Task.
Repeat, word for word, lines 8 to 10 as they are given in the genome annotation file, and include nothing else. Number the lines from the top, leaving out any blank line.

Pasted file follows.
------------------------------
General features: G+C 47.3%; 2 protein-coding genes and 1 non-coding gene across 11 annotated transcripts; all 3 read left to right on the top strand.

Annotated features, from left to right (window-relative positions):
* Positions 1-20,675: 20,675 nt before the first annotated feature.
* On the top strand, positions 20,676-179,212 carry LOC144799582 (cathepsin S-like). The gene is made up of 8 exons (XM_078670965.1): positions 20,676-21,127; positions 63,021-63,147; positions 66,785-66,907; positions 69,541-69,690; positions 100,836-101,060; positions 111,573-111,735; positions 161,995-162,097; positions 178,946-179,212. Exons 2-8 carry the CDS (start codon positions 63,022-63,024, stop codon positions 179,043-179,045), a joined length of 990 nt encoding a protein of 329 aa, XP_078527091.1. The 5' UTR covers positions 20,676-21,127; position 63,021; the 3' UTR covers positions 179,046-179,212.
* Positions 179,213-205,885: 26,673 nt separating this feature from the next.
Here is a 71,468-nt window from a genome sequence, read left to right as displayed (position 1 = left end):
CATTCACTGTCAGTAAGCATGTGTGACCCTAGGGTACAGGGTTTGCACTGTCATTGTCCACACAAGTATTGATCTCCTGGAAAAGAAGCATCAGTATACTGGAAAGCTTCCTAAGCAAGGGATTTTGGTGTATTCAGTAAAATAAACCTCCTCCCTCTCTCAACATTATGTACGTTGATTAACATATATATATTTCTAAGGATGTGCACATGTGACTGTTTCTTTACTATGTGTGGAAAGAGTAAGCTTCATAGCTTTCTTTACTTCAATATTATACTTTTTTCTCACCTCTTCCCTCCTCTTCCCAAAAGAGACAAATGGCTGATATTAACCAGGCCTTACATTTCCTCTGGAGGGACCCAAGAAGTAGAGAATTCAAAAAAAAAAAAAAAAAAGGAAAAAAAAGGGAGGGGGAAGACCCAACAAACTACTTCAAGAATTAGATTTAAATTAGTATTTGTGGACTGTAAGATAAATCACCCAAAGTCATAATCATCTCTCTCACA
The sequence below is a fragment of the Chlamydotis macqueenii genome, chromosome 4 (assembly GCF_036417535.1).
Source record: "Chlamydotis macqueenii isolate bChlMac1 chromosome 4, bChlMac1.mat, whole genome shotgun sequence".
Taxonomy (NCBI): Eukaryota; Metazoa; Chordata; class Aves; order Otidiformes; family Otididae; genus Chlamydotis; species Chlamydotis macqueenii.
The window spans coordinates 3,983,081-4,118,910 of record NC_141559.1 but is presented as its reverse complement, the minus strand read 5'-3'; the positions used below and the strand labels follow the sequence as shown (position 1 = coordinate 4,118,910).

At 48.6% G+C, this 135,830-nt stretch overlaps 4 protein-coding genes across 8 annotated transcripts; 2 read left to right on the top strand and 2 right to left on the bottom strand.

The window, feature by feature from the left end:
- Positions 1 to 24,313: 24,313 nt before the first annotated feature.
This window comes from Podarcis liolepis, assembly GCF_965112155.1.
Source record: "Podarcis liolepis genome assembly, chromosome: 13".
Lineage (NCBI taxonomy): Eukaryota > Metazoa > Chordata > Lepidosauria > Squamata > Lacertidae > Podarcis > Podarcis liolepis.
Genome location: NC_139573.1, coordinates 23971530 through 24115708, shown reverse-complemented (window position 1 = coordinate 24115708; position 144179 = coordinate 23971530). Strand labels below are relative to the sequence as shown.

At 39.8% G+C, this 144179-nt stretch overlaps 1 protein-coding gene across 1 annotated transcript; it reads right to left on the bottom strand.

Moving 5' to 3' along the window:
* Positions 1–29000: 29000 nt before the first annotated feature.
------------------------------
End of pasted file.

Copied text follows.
The sequence below is a fragment of the Chlamydotis macqueenii genome, chromosome 4 (assembly GCF_036417535.1).
Source record: "Chlamydotis macqueenii isolate bChlMac1 chromosome 4, bChlMac1.mat, whole genome shotgun sequence".
Taxonomy (NCBI): Eukaryota; Metazoa; Chordata; class Aves; order Otidiformes; family Otididae; genus Chlamydotis; species Chlamydotis macqueenii.